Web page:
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He bought an additional 200 acres. The piece of land began from Lake Worth to the Florida East Coast Railway tracks. Then from 14th Street to 10th Street. In 1913 Newcomb came up with a plat that envisioned Riviera as a resort community. That year, he managed to sell about 30 lots by auction. Next, came Widow Dorothy who purchased a home and opened the Riviera Cash Grocery. She added the only gas pump in the town while serving as postmistress into the ’20s. In the mid-1920s Newcomb sold lots. On the other hand, other men developed sections of Riviera. G. W. Bingman took on the east of Broadway from 20th to 23rd Street, whereas the Perry family developed Inlet Grove and Inlet City.

Riviera Cash Grocery

William Taylor and George Currie developed plats on the west of Riviera where black families settled. In 1906, a squatter’s community of fishermen together with their families had occupied the south end of Singer Island. That’s in a small community locally known as Inlet City. A majority of these residents originated from the Bahamas and had the nickname “conchs”. The Moree’s, Pinder’s, and Griffin’s were some of the families that occupied the place. The Island is one of the reasons that drove the fishermen to the place, as they would dry their cotton nets there. Better still, the island was close to the Gulf Stream that boasted much fertility. From Eleuthera in the Bahamas, Annie and Joseph Griffin together with their 7 children joined the fishing colony at the inlet at around 1912.

Riviera Beach in 1919

Their youngest kid, Olive Rowena, was the mother to former state attorney Zell Davis Jr, whose growing up is traced back to Riviera Beach. In 1919, the fishing colony transferred to the mainland. A few years later in the ’20s, Riviera Beach produced the largest amount of fish consumed on Florida’s east coast. Most of it was taken to a fish market by the name Fulton, located in New York. By 1922, 75 families depending on fishing for a living had their homes in Riviera. It’s at this time, some qualified voters reached a decision to incorporate and the town acquired its new name – Riviera Beach. That’s in 1942. All these happened despite news that the West Palm Beach planned a takeover.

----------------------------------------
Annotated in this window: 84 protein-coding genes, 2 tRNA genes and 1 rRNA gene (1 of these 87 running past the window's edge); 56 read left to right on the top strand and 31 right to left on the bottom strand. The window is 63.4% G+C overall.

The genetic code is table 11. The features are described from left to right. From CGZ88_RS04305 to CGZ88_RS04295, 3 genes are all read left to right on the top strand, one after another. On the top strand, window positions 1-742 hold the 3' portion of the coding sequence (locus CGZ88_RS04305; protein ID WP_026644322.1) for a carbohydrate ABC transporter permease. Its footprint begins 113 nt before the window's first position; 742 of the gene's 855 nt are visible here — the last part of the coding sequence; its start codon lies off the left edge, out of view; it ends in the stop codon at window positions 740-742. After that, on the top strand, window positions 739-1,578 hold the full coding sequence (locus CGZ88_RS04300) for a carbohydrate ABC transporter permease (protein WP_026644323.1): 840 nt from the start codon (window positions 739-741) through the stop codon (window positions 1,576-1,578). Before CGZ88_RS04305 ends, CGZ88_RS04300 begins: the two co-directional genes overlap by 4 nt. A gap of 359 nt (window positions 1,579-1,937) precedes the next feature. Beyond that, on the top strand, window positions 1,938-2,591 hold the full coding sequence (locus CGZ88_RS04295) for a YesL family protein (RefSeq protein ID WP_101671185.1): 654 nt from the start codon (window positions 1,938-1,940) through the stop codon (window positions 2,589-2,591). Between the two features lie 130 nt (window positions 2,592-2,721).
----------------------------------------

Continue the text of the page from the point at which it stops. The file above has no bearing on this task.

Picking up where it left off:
Mangonia & Mangonia Park Between 1894 and 1906, Mangonia had its own post office located south of Judge Heyser’s Riviera. Nowadays, Mangonia belongs to West Palm Beach, as part of the Old Northwood District. Its name was coined by Rev. Elbridge Gale, a farmer in Kansas who grew mangoes.

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In 1901 Charles N. Newcomb acquired the Riviera hotel. His tremendous efforts in improving the hotel saw it receive a couple of A-class visitors. Andrew Carnegie, Henry Flagler, the Astors, and various Vanderbilts are just but a few of those who set foot in the hotel. Newcomb’s pursuit was not over yet. He bought an additional 200 acres. The piece of land began from Lake Worth to the Florida East Coast Railway tracks. Then from 14th Street to 10th Street. In 1913 Newcomb came up with a plat that envisioned Riviera as a resort community. That year, he managed to sell about 30 lots by auction.

Inlet Grove and Inlet City

Next, came Widow Dorothy who purchased a home and opened the Riviera Cash Grocery. She added the only gas pump in the town while serving as postmistress into the ’20s. In the mid-1920s Newcomb sold lots. On the other hand, other men developed sections of Riviera. G. W. Bingman took on the east of Broadway from 20th to 23rd Street, whereas the Perry family developed Inlet Grove and Inlet City. William Taylor and George Currie developed plats on the west of Riviera where black families settled. In 1906, a squatter’s community of fishermen together with their families had occupied the south end of Singer Island. That’s in a small community locally known as Inlet City. A majority of these residents originated from the Bahamas and had the nickname “conchs”. The Moree’s, Pinder’s, and Griffin’s were some of the families that occupied the place.

 The Gulf Stream that boasted much fertility

The Island is one of the reasons that drove the fishermen to the place, as they would dry their cotton nets there. Better still, the island was close to the Gulf Stream that boasted much fertility. From Eleuthera in the Bahamas, Annie and Joseph Griffin together with their 7 children joined the fishing colony at the inlet at around 1912. Their youngest kid, Olive Rowena, was the mother to former state attorney Zell Davis Jr, whose growing up is traced back to Riviera Beach. In 1919, the fishing colony transferred to the mainland. A few years later in the ’20s, Riviera Beach produced the largest amount of fish consumed on Florida’s east coast. Most of it was taken to a fish market by the name Fulton, located in New York. By 1922, 75 families depending on fishing for a living had their homes in Riviera. It’s at this time, some qualified voters reached a decision to incorporate and the town acquired its new name – Riviera Beach. That’s in 1942. All these happened despite news that the West Palm Beach planned a takeover.

From Riviera To Riviera Beach The Riviera came to be in the late ’80s. Mattie Spencer Heyser, the partner to Judge Allen Heyser changed the name of their Oak Lawn Post Office and Oak Lawn Hotel to Riviera. Precisely, this was in 1893. After a six-year stay, Heyser moved to Miami at a time when the Dade County seat returned. As time moved by, things took a turn. In 1901 Charles N. Newcomb acquired the Riviera hotel. His tremendous efforts in improving the hotel saw it receive a couple of A-class visitors. Andrew Carnegie, Henry Flagler, the Astors, and various Vanderbilts are just but a few of those who set foot in the hotel.